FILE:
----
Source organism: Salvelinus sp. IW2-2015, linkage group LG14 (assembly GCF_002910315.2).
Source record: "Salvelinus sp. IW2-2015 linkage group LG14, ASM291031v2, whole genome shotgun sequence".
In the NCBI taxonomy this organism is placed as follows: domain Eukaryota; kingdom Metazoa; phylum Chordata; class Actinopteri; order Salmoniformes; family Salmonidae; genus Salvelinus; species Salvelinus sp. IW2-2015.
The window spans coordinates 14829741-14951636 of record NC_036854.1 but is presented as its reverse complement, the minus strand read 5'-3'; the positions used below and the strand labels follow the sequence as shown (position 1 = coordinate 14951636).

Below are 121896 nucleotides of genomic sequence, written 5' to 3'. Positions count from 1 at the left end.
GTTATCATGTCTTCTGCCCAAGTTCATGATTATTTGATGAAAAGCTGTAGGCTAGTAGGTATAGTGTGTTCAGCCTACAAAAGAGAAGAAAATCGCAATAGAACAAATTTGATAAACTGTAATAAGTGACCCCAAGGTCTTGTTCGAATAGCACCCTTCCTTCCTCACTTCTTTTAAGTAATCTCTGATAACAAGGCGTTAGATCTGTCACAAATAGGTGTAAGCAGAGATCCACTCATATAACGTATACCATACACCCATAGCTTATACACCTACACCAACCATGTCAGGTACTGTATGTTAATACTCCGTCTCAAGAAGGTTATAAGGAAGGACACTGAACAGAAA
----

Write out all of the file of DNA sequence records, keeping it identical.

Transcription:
Source organism: Salvelinus sp. IW2-2015, linkage group LG14 (assembly GCF_002910315.2).
Source record: "Salvelinus sp. IW2-2015 linkage group LG14, ASM291031v2, whole genome shotgun sequence".
In the NCBI taxonomy this organism is placed as follows: domain Eukaryota; kingdom Metazoa; phylum Chordata; class Actinopteri; order Salmoniformes; family Salmonidae; genus Salvelinus; species Salvelinus sp. IW2-2015.
The window spans coordinates 14829741-14951636 of record NC_036854.1 but is presented as its reverse complement, the minus strand read 5'-3'; the positions used below and the strand labels follow the sequence as shown (position 1 = coordinate 14951636).

Below are 121896 nucleotides of genomic sequence, written 5' to 3'. Positions count from 1 at the left end.
GTTATCATGTCTTCTGCCCAAGTTCATGATTATTTGATGAAAAGCTGTAGGCTAGTAGGTATAGTGTGTTCAGCCTACAAAAGAGAAGAAAATCGCAATAGAACAAATTTGATAAACTGTAATAAGTGACCCCAAGGTCTTGTTCGAATAGCACCCTTCCTTCCTCACTTCTTTTAAGTAATCTCTGATAACAAGGCGTTAGATCTGTCACAAATAGGTGTAAGCAGAGATCCACTCATATAACGTATACCATACACCCATAGCTTATACACCTACACCAACCATGTCAGGTACTGTATGTTAATACTCCGTCTCAAGAAGGTTATAAGGAAGGACACTGAACAGAAA